John Beaumont, Kt., C.J.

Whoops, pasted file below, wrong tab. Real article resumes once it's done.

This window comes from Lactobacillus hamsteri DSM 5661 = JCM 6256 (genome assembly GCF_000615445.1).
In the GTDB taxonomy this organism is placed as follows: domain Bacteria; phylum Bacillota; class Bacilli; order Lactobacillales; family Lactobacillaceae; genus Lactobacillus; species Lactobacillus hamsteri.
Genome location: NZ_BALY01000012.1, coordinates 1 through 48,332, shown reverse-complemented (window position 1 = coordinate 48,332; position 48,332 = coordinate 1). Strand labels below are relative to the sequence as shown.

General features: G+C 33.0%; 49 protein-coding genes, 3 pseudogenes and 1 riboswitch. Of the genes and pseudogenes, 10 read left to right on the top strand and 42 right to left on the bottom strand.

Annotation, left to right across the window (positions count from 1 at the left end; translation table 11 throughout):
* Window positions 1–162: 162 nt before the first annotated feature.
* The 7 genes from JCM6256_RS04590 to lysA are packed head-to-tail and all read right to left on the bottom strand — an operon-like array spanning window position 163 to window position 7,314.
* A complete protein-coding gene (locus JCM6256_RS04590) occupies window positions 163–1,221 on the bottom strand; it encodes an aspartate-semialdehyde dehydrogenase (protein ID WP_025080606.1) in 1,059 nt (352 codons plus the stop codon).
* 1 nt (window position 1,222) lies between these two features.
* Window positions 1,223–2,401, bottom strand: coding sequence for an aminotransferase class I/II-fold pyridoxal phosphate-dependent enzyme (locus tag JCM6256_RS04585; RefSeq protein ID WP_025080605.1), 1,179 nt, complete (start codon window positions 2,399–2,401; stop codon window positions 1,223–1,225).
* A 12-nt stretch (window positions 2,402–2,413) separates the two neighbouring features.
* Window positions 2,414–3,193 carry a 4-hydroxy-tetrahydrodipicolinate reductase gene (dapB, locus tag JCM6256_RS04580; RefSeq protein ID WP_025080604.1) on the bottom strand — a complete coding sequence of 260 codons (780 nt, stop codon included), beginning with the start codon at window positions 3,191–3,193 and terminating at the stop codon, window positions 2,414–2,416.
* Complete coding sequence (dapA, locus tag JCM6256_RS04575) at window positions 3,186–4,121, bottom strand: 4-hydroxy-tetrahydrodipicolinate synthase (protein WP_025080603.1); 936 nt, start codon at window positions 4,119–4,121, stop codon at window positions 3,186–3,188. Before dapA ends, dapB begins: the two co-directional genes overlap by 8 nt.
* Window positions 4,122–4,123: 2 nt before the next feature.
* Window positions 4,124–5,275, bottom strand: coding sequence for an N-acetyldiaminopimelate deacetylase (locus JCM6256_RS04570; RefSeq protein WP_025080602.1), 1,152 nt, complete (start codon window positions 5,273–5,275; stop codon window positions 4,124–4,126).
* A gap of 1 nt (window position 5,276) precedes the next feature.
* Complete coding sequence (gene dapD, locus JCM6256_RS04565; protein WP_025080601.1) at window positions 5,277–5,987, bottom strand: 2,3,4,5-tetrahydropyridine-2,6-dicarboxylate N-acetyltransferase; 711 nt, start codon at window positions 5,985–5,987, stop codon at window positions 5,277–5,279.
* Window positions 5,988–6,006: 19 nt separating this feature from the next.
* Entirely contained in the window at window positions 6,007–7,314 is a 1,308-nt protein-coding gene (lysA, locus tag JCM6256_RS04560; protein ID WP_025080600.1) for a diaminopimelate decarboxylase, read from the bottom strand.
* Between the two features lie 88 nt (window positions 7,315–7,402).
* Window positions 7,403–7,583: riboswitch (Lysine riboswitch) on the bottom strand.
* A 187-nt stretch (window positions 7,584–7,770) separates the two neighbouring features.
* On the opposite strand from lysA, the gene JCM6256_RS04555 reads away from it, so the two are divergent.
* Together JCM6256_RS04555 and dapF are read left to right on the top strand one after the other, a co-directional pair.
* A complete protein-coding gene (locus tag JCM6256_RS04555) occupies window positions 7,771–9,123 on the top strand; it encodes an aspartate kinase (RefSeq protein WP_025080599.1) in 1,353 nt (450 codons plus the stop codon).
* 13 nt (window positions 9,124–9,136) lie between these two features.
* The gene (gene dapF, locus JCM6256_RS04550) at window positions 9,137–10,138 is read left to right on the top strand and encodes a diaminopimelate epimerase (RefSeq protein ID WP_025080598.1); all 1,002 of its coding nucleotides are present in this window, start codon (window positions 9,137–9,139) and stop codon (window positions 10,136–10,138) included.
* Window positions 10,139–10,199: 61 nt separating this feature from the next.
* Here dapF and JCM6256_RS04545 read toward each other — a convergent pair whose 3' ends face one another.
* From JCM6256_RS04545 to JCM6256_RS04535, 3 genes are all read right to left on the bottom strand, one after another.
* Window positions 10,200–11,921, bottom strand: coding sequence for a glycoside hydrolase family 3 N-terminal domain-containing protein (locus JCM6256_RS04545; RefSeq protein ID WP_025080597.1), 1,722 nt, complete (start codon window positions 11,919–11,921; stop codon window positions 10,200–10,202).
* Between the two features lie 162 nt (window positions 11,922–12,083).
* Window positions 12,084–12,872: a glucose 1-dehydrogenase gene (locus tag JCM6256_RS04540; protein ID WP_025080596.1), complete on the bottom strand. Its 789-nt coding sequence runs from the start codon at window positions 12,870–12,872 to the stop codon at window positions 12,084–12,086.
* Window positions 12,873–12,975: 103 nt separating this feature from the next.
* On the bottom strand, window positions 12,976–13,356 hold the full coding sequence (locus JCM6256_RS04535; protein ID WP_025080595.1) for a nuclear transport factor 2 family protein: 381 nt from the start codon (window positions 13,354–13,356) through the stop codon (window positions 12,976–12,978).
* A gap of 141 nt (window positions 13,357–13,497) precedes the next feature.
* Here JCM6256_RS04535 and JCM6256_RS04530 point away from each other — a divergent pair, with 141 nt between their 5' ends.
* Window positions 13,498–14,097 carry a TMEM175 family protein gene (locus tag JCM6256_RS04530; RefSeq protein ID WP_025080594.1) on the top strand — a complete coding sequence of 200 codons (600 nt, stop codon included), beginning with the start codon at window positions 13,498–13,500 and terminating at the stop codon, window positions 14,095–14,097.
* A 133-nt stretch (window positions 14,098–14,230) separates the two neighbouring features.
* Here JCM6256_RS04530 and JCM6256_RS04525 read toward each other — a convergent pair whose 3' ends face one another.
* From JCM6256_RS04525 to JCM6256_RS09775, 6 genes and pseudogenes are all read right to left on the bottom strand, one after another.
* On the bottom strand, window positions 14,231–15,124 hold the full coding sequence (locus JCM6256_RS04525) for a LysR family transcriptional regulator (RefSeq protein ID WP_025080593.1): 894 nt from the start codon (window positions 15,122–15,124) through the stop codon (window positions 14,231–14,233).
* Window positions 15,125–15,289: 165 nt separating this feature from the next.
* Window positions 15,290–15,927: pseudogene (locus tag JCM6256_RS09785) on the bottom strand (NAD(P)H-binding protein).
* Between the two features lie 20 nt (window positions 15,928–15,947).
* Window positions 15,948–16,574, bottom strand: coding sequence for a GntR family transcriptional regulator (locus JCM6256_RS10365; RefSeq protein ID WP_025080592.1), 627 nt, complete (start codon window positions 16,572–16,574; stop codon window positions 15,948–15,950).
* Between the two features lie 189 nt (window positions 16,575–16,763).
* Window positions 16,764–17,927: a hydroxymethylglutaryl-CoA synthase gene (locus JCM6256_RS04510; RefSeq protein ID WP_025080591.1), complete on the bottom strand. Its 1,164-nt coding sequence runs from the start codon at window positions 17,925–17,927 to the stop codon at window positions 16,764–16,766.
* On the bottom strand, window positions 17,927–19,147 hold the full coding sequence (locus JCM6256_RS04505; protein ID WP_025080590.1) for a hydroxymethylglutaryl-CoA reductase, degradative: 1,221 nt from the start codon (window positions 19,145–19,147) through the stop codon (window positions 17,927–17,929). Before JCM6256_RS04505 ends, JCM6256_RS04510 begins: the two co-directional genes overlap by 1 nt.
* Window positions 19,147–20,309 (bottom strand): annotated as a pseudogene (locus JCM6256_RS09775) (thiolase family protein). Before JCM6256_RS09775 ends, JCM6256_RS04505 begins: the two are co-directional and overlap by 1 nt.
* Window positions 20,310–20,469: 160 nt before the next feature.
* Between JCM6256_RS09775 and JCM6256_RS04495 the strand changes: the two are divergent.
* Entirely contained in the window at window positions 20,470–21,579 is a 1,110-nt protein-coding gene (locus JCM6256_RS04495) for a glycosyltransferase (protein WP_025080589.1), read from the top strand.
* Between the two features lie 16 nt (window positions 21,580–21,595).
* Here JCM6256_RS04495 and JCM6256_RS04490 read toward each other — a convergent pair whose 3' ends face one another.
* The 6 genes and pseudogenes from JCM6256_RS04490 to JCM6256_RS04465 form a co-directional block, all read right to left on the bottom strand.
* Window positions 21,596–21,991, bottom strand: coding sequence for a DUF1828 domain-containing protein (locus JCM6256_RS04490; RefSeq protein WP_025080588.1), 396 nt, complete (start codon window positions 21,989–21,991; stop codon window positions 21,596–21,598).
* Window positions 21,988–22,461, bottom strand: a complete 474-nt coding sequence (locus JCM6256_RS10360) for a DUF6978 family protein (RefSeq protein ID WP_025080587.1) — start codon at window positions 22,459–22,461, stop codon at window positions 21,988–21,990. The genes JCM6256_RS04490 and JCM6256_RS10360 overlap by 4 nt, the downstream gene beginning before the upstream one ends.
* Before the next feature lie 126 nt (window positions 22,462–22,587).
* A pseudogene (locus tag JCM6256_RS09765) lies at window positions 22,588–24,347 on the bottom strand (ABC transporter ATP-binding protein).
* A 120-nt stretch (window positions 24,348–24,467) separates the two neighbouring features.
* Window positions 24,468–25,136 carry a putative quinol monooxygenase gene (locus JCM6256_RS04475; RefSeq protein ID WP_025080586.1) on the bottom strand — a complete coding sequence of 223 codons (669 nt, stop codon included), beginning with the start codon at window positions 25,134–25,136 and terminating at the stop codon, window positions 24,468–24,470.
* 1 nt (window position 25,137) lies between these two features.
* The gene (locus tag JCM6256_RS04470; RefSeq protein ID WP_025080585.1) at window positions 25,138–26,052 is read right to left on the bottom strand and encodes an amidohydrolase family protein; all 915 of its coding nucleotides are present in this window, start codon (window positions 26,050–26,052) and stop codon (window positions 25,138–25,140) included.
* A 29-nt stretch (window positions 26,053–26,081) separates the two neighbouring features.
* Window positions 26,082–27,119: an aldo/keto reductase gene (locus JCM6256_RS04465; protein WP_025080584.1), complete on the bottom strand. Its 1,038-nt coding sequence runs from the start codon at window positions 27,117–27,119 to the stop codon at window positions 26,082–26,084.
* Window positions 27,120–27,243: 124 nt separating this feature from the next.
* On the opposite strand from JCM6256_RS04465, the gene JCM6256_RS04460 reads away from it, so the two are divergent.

1. This is an appeal against a decision of Mr. Justice Mirza. In the suit under appeal the plaintiffs who are a limited liability company sued the defendant for the sum of Rs. 4,500, being moneys alleged to be due from him in respect of calls payable on shares held by him in the plaintiff company. Their case is that the defendant applied for 600 shares of Rs. 10 each and paid a sum of Rs. 1,500, that is, Rs. 2-8-0 per share, with his application. The application which is Exh. A is not dated but the plaintiffs case is that the application was made on August 23, 1919. The defendant's case is that it was made at a later date. Under Article 38 of the company's articles of association moneys payable on allotment amounting to Rs. 2-8-0 per share are payable thirty days after application, and the balance of Rs. 5 per share is payable within thirty days from, the date of the second payment. The plaintiffs further say that on August 3, 1920, that is, nearly a year after the application, 600 shares were allotted to the defendant, and accordingly he became liable to pay another Rs. 1,500 on September 3, 1920, and the balance of Rs. 3,000 on October 4, 1920. There is no evidence of any notice of allotment having been given to the defendant; nor is there any evidence of any notice to the defendant to pay the moneys remaining due in respect of the 600 shares. The plaintiffs admit that the time for payment was extended to May 15, 1921, and their case is that on March 17, 1925, they passed a resolution, under Article 42 of the articles of association, forfeiting the defendant's shares (Ex. I). This suit was started on January 5, 1928. Assuming the dates alleged by the plaintiffs to be correct, the defendant became liable to pay these moneys on May 15, 1921, and at the date of the resolution for forfeiture in March 1925 the defendant's liability had become barred under Article 112 of the Indian Limitation Act. The learned Judge held that the defendant was a member of the company, and that the shares were well forfeited. He further held that on the forfeiture occurring, and the defendant ceasing to be a member of the plaintiff-company, the defendant ceased to be liable to pay any further moneys in his capacity as shareholder, and that any further liability of the defendant must be based on some separate contract making him liable to pay these moneys after he had ceased to be a shareholder. That view of the law. is clearly right and follows Stocken's Case (1868) 3 Ch. App. 412 which has been followed in this country in Habib Rowji v. The Standard Aluminium and Brass Works Ltd I.L.R. (1925) Bom. 715 : 27 Bom. L.R. 574 and Maneklal Mansukhbhai v. The Suryapur Mills Co. Ltd I.L.R. (1927) Bom. 477 : 29 Bom. L.R. 253 The special contract relied on in this case is Article 45 which provides that any shareholder whose share may be forfeited shall notwithstanding the forfeiture be liable to pay to the company all moneys owing upon the shares at the time of forfeiture and the interest if any thereon. The learned Judge took the view that 'all moneys owing upon the shares at the time of forfeiture' meant moneys owing and recoverable in law, and inasmuch as at the date of the forfeiture these moneys were time-barred the learned Judge held that the contract embodied in Article 45 did not require the defendant to pay the moneys. The learned Judge based his view largely on the decision of the Privy Council in Hansraj Gupta v. Official Liquidators, Dehra Dun-Mussoorie Electric Tramway Co. (1932) 35 Bom. L.R. 319 On the view I take of the facts in this case it is not really necessary to decide that point, but I would say that if I took the same view of the facts as the learned Judge took, I should not be prepared to agree with him that the defendant was not liable under Article 45. In my opinion the terms 'money owing' or 'money due' in their primary sense denote an existing debt, whether or not the right to recover the same is barred under the Indian Limitation Act, though no doubt either expression may bear the secondary meaning of 'recoverable in law' if the context so requires. It has been held in England that a call is owing from the date when it is made, although it may be payable at a future date. It is of course well settled that under the Indian Limitation Act, as under the English Limitation Acts, a debt is not destroyed, only the remedy to recover it is barred. The case in the Privy Council on which the learned Judge relied was a case arising under Section 186 of the Indian Companies Act. That section provides that the Court may at any time after making a winding-up order make an order on any contributory for the time being settled on the list of contributories to pay in manner directed by the order any money due from him. I agree with the learned Judge that the expression 'money due' has the same meaning as 'money owing', but the basis of the decision of the Privy Council was that Section 186 deals only with procedure for enforcing payment and does not purport to impose any liability. On that view of the section the Privy Council gave to the expression 'money due' the meaning 'due and recoverable in law'. I agree that if the context so required, a similar construction should be placed on the expression 'money owing', but in my view there is no sufficient context in these articles to induce us to give that meaning to the expression in Article 45. Article 45, unlike Section 186 of the Indian Companies Act, does undoubtedly impose a new liability. Article 42, which provides that if any shareholder fails to pay any money due from him in respect of any share on the appointed day the shares in respect of which any money is owing will be liable to be forfeited without any further notice, has some bearing on the matter. I think clearly in that article 'money owing' is used in the sense of money due which need not necessarily be recoverable in law. Mr. Khergamwala for the defendant relies on the last part of Article 48, which provides that on forfeiture of shares the money which was owing on them shall continue to be payable by the person who was liable to pay the same at the time of forfeiture, and he contends that the expression 'liable to pay the same' denotes liability to be sued in law. The expression is, I think, ambiguous, and, in my opinion, it is not enough to control the natural meaning of the language used in Article 45.